We learned that creating training programs on the noncredit side can be a low-barrier way for colleges to share the fundamentals of journalism with people who live in their service areas – particularly those who have been historically marginalized by and excluded from media production. In partnership with local media and community organizations, colleges can also offer opportunities for participants to get more involved in circulating news and information. 

The community journalism programs we’ve helped launch are geared toward people who aren’t currently registered students, though current students can also participate – especially those who aren’t already enrolled in journalism-related courses. Through support from the MacArthur Foundation, the Knight Foundation and the NJ Civic Information Consortium, we’ve offered funding to help make these programs free and accessible. 

In addition to our workshop series with CCP and Resolve Philly, we’ve also helped power the following noncredit community journalism programs:

Co-designing and experimenting based on local opportunities and needs

True to J+D’s grounding in design practices, each of the community journalism programs we’ve co-developed are unique to the partners involved, their goals and the needs of their communities. In this phase of our Community News Networks initiative, we have prioritized trying out with different models and learning from our partners.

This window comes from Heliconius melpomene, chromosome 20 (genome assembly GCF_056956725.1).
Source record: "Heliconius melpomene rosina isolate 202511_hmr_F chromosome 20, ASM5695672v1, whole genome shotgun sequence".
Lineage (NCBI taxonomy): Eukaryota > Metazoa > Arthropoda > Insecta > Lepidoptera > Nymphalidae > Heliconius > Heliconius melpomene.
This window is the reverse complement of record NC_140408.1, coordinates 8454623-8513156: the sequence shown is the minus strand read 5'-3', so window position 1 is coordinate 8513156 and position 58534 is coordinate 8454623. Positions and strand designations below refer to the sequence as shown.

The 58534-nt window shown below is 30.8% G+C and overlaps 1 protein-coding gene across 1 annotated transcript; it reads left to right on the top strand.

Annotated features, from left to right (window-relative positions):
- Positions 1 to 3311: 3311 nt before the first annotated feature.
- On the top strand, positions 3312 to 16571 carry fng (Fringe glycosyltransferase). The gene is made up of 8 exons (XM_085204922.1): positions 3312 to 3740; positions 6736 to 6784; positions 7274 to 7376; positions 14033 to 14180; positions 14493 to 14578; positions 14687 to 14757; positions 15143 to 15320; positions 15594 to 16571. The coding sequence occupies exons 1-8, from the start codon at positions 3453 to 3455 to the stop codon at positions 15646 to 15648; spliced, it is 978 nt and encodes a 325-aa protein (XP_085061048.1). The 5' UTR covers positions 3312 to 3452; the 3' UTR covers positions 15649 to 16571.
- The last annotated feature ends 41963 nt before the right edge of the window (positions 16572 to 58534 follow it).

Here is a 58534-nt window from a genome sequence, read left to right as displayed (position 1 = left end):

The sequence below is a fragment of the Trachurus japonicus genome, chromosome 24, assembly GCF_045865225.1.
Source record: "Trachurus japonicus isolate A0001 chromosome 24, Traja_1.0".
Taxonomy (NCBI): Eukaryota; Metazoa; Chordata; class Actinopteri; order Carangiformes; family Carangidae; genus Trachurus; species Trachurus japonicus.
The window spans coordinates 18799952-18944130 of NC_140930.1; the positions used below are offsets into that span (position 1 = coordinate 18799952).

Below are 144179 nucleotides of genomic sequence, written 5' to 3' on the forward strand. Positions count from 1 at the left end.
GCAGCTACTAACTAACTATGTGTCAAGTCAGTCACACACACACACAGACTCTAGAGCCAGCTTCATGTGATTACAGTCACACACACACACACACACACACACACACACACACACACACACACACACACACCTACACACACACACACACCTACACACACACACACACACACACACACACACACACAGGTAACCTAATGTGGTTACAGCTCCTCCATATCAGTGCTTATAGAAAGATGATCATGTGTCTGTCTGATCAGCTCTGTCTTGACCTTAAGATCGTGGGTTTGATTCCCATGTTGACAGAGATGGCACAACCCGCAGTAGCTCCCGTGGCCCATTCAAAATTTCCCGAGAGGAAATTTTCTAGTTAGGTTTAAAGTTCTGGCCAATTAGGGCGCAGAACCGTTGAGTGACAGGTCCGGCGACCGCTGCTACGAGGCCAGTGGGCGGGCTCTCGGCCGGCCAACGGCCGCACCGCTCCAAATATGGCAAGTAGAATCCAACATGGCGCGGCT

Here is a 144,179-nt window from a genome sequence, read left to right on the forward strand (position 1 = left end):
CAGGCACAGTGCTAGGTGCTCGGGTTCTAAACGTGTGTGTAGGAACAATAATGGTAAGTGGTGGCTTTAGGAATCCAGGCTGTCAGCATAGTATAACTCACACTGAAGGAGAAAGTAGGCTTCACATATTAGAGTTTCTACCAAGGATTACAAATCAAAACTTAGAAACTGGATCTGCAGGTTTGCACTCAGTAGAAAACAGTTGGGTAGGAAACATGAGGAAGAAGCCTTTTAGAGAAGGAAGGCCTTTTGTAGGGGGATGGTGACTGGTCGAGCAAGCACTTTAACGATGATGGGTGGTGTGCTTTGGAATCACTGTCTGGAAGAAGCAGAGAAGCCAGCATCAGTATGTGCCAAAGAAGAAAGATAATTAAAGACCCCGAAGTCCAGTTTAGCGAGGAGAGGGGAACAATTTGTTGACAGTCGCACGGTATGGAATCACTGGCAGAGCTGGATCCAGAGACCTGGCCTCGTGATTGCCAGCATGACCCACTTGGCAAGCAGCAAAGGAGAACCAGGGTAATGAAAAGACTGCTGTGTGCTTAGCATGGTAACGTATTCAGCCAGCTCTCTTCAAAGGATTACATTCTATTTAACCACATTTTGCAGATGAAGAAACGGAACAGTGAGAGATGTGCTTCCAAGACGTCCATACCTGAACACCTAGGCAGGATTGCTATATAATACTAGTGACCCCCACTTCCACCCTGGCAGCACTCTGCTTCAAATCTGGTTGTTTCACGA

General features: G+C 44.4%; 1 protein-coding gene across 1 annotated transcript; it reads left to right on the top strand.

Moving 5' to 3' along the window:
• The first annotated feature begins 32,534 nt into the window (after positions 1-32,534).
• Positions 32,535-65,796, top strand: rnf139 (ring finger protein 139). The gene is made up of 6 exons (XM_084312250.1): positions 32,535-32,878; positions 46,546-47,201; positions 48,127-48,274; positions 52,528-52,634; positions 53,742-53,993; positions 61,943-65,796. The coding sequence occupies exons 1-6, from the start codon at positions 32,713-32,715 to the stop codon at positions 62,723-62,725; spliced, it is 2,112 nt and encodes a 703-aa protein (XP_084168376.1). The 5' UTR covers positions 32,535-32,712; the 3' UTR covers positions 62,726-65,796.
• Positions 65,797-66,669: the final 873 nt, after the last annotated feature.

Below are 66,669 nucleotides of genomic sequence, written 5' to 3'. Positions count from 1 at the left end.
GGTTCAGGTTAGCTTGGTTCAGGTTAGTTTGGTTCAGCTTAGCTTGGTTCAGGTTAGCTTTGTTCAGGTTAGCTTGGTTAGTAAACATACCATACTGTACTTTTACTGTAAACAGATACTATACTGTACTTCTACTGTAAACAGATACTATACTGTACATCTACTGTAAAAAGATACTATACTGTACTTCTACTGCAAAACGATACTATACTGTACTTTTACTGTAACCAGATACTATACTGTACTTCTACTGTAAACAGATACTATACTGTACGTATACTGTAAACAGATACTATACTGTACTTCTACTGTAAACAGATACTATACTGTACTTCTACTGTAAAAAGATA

What that’s looked like so far:

  • Investing in local educators and organizations. In every program, we work with local leads at community colleges and at local media organizations to design the programs and co-lead the course instruction. We believe this is key to both creating solutions that are truly responsive to local needs and enabling long-term sustainability. 
  • Virtual, in-person and asynchronous facilitation. So far, the programs in Cleveland and Philadelphia have been hosted virtually. Mercer County Community College convened everyone in person, while Atlantic Cape Community College led a completely asynchronous course through the learning management system Blackboard. 
  • Core curriculum. We have drawn from the initial curriculum we built for our first workshop series with CCP as the base for additional community journalism programs, but we’ve adapted in each instance. In Cleveland, for example, we worked with long-time educator and community journalist Charlotte Morgan to add modules on newswriting and community reporting. Professor Holly Johnson of Mercer County Community College largely drew from her own teaching to shape the instruction for the college’s community journalism certificate, called the “J-Lab.
  • Requirements for completing the certificate. Our main goal at the start was to make the certificates as accessible as possible. For the first iterations with CCP and Tri-C, we only set an attendance requirement to achieve the certificate. Other programs have required participants to complete a published news article, or other journalistic assignments that correspond to the skills we introduce during the programs.

Creating “pathways for participation”